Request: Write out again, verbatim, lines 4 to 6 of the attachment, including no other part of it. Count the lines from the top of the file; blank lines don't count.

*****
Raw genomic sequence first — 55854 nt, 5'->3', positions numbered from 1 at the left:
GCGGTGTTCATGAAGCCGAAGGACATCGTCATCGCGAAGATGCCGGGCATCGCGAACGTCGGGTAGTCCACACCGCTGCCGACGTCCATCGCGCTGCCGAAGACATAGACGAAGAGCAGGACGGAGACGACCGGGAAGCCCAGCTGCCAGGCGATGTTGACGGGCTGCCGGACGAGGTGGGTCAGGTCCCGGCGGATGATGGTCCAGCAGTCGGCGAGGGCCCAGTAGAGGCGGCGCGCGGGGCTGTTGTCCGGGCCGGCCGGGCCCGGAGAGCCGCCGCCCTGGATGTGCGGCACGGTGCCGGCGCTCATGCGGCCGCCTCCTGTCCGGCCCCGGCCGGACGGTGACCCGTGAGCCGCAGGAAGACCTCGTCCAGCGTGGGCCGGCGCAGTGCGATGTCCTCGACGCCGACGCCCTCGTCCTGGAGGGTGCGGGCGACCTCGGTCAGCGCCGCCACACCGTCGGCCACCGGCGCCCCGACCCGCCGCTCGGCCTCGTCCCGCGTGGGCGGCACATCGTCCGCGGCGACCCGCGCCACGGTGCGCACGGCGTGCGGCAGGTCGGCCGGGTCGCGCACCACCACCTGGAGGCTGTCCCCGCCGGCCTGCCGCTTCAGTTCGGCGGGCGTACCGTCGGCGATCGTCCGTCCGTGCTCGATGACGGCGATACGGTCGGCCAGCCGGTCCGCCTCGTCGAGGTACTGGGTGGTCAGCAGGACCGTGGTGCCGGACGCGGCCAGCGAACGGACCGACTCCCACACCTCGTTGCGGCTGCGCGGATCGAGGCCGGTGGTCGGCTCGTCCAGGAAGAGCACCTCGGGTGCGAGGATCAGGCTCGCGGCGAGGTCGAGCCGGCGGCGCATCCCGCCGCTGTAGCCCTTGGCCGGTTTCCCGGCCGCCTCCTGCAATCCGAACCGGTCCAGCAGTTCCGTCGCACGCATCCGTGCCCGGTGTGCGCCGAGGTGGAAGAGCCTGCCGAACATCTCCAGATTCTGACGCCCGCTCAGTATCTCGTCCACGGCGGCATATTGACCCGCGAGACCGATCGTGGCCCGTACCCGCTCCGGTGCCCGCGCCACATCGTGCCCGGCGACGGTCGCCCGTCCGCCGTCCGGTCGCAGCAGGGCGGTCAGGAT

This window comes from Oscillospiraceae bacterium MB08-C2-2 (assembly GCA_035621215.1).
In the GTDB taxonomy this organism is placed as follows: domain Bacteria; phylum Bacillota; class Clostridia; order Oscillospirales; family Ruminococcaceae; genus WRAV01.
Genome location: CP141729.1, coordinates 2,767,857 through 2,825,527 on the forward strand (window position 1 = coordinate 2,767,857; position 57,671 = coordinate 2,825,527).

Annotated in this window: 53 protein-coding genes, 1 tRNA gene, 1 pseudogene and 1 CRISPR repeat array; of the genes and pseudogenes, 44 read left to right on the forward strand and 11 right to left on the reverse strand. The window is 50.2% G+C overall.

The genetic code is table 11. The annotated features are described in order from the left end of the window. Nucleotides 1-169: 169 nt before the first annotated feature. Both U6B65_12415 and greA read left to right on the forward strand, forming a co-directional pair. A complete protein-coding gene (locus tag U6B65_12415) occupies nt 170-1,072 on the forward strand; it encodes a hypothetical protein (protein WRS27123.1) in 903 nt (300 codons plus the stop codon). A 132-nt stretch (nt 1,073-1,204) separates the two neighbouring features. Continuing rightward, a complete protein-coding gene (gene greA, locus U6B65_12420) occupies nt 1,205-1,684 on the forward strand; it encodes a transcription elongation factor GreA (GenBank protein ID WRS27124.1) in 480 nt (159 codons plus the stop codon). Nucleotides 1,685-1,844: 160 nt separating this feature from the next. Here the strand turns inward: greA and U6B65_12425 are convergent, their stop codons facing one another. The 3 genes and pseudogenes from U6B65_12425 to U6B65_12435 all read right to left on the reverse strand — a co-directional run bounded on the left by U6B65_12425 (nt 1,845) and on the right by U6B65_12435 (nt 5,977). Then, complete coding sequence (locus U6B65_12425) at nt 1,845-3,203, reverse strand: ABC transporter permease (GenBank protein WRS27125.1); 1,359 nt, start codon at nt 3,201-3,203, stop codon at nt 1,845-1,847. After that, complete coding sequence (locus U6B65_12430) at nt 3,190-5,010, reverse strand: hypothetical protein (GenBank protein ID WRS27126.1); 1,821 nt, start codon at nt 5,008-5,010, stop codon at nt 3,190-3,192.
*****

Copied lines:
In the GTDB taxonomy this organism is placed as follows: domain Bacteria; phylum Bacillota; class Clostridia; order Oscillospirales; family Ruminococcaceae; genus WRAV01.
Genome location: CP141729.1, coordinates 2,767,857 through 2,825,527 on the forward strand (window position 1 = coordinate 2,767,857; position 57,671 = coordinate 2,825,527).

Annotated in this window: 53 protein-coding genes, 1 tRNA gene, 1 pseudogene and 1 CRISPR repeat array; of the genes and pseudogenes, 44 read left to right on the forward strand and 11 right to left on the reverse strand. The window is 50.2% G+C overall.